Frank Bruni in The New York Times:
During thousands of elaborate restaurant meals over dozens of piggy years, I’ve received many exacting, even loopy, instructions. I’ve been prodded to dab a special scent on my wrist before savoring my salad. To proceed through the five microscopic canapés before me from left to right, as if they were words in a sentence that would lose all meaning if scrambled. To exhale a particular way as I chewed an avant-garde popcorn cluster so that the smoke inside it billowed from my nostrils. Romera New York is the first restaurant where I was told to “make a memory” of my water. Romera is Manhattan’s newest culinary oddity, an elegant hideaway whose conceits include the pairing of each dish in an 11-course meal with a lukewarm flavored water in a lidded grappa glass. One water might be infused with leek and radish, another with jasmine and dried seaweed. Most taste like indecisive teas, commitment-phobic broths or pond runoff. “Feel free to smell them,” said a server, as if I might otherwise feel jailed. “And to taste them.” He paused. “Make a memory of them.”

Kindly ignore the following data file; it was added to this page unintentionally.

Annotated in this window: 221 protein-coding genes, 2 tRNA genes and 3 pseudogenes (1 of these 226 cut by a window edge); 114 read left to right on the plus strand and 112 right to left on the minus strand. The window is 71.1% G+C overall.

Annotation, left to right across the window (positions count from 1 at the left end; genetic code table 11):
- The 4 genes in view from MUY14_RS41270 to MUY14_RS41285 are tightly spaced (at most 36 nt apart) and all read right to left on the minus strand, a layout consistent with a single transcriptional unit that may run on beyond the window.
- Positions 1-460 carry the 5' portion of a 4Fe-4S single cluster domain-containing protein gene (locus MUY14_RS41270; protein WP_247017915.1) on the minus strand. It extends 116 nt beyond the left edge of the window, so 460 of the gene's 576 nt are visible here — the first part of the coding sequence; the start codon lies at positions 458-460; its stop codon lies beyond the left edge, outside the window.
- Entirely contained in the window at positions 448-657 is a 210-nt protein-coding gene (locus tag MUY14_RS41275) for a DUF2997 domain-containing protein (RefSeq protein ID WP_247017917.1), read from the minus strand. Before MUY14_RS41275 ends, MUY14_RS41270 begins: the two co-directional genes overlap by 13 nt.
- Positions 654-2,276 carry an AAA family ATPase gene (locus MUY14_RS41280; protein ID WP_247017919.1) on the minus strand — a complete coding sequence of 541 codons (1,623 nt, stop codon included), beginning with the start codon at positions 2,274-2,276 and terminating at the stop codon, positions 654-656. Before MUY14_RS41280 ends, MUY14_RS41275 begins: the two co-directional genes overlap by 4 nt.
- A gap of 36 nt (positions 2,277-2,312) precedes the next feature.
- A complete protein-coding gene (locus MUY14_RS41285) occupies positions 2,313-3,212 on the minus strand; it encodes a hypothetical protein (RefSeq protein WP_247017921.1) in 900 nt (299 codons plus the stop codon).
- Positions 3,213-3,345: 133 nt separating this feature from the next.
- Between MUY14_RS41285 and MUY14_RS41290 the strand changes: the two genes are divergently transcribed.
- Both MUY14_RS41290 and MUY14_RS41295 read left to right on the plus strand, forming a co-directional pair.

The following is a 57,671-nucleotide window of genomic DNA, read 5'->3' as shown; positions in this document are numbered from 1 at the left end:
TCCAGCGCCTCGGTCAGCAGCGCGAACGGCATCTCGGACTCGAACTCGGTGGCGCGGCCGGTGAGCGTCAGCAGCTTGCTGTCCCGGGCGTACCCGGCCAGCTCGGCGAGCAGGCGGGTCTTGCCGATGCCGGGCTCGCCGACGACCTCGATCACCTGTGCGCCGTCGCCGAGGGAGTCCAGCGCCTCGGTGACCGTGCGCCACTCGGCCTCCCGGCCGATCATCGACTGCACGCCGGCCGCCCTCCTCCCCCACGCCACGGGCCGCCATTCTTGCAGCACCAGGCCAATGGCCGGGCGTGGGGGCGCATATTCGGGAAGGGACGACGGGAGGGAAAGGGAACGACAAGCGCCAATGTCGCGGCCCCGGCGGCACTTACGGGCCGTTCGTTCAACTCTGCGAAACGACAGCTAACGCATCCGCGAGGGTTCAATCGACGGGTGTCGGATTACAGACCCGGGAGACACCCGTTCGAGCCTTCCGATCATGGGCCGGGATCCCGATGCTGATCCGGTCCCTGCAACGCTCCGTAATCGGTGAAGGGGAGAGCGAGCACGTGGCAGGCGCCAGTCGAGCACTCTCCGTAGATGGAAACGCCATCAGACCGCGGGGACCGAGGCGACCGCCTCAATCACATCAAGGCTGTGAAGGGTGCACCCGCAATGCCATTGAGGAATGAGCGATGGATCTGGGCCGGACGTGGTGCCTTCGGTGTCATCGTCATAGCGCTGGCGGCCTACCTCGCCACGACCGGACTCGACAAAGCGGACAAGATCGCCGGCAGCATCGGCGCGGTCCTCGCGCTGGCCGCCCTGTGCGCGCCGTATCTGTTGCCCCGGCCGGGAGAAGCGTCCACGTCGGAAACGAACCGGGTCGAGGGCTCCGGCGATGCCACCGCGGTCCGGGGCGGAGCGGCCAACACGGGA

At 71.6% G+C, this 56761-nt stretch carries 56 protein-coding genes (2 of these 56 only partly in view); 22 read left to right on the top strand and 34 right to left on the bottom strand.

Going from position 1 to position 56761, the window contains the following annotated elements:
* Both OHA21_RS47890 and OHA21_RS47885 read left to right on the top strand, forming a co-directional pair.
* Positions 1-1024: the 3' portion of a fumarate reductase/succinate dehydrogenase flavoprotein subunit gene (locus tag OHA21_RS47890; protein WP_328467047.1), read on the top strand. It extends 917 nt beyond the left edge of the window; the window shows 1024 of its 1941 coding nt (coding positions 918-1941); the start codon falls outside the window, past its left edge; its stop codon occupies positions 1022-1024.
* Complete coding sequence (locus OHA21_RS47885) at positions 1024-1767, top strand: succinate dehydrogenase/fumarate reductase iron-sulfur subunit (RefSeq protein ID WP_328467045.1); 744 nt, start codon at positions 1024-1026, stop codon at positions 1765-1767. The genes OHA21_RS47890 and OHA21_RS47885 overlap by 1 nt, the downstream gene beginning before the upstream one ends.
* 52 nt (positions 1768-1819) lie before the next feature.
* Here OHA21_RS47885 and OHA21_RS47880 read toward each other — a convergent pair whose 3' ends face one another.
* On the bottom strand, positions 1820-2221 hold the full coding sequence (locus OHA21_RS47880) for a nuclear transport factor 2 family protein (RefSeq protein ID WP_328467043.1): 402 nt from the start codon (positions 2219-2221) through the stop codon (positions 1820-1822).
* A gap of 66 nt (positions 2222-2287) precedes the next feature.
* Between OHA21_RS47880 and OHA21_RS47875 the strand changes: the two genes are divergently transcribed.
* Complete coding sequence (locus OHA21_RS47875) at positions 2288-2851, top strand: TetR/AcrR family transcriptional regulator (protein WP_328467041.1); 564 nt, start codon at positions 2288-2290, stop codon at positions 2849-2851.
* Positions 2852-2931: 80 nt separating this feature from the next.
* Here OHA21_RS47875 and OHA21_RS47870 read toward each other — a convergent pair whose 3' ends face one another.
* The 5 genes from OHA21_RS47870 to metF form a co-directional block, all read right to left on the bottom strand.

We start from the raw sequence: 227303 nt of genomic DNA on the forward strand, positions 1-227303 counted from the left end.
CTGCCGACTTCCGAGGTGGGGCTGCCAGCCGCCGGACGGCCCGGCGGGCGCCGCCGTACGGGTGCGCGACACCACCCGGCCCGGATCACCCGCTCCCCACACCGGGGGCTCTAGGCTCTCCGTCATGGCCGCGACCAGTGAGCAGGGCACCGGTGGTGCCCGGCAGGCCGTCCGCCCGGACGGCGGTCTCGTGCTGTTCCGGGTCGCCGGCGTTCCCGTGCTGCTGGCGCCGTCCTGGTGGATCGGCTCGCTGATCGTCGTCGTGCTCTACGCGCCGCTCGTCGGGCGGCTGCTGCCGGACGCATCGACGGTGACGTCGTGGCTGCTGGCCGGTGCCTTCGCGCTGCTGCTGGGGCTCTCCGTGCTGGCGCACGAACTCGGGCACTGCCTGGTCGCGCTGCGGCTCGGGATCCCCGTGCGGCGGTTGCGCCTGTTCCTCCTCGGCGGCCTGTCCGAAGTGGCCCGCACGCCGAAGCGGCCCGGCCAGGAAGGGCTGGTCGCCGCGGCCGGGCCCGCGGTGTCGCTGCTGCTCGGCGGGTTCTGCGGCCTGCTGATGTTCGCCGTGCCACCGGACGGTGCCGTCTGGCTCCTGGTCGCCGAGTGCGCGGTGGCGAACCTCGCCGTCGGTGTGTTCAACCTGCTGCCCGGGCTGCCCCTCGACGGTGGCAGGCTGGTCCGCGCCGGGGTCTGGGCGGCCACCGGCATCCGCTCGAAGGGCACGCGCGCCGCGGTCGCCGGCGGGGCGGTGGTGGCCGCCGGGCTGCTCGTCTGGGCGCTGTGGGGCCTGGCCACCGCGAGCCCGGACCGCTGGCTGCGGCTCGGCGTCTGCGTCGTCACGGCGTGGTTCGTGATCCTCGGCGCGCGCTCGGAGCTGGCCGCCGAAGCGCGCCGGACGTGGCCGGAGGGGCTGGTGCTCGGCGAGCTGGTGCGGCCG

While blazers are optional at Romera, straitjackets would be a fine idea.
It’s the craziest example I’ve encountered of the way our culture’s food madness tips into food psychosis, at least among those with keen appetites and the means to indulge them. But it’s hardly the only illustration. Surf the cable channels and clock the time before you spy a spatula, a strainer, someone chewing, someone oohing or Gordon Ramsay. I bet it’s less than 11 seconds. Diners at the latest hot bistro or trattoria snap loving pictures of everything they eat, seeming to forget that it’s dinner, not “America’s Next Top Chicken Breast.” In New York, even the meatballs have paparazzi. Steaks come with discourses on breed, feed and dry versus wet aging; coffee with soliloquies about growing regions, grinding methods and the optimal pour-over technique; beer with overwrought tasting notes. We’ve tumbled far, far down the organic rabbit hole. And with Romera, which opened a month ago in Chelsea, we may have finally hit bottom.